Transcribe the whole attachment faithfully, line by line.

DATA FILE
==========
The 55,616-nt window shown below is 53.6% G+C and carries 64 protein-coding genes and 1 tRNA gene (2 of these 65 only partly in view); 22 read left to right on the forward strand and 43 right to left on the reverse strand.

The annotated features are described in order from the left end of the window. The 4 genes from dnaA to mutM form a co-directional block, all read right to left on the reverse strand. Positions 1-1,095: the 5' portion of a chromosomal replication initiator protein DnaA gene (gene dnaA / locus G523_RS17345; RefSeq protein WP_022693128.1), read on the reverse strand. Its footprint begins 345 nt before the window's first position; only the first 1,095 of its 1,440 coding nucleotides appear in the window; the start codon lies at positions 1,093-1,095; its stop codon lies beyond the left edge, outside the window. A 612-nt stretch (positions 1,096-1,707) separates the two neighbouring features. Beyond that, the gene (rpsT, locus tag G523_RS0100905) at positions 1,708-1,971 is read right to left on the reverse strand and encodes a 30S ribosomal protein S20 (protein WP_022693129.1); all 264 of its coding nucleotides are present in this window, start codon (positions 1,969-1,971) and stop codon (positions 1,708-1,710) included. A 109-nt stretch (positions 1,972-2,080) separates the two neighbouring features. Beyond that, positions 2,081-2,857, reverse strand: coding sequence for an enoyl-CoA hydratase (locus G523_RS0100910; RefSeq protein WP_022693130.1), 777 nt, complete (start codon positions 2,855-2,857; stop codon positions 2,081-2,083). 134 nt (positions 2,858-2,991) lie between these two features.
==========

The 55,616-nt window shown below is 53.6% G+C and carries 64 protein-coding genes and 1 tRNA gene (2 of these 65 only partly in view); 22 read left to right on the forward strand and 43 right to left on the reverse strand.

The annotated features are described in order from the left end of the window. The 4 genes from dnaA to mutM form a co-directional block, all read right to left on the reverse strand. Positions 1-1,095: the 5' portion of a chromosomal replication initiator protein DnaA gene (gene dnaA / locus G523_RS17345; RefSeq protein WP_022693128.1), read on the reverse strand. Its footprint begins 345 nt before the window's first position; only the first 1,095 of its 1,440 coding nucleotides appear in the window; the start codon lies at positions 1,093-1,095; its stop codon lies beyond the left edge, outside the window. A 612-nt stretch (positions 1,096-1,707) separates the two neighbouring features. Beyond that, the gene (rpsT, locus tag G523_RS0100905) at positions 1,708-1,971 is read right to left on the reverse strand and encodes a 30S ribosomal protein S20 (protein WP_022693129.1); all 264 of its coding nucleotides are present in this window, start codon (positions 1,969-1,971) and stop codon (positions 1,708-1,710) included. A 109-nt stretch (positions 1,972-2,080) separates the two neighbouring features. Beyond that, positions 2,081-2,857, reverse strand: coding sequence for an enoyl-CoA hydratase (locus G523_RS0100910; RefSeq protein WP_022693130.1), 777 nt, complete (start codon positions 2,855-2,857; stop codon positions 2,081-2,083). 134 nt (positions 2,858-2,991) lie between these two features.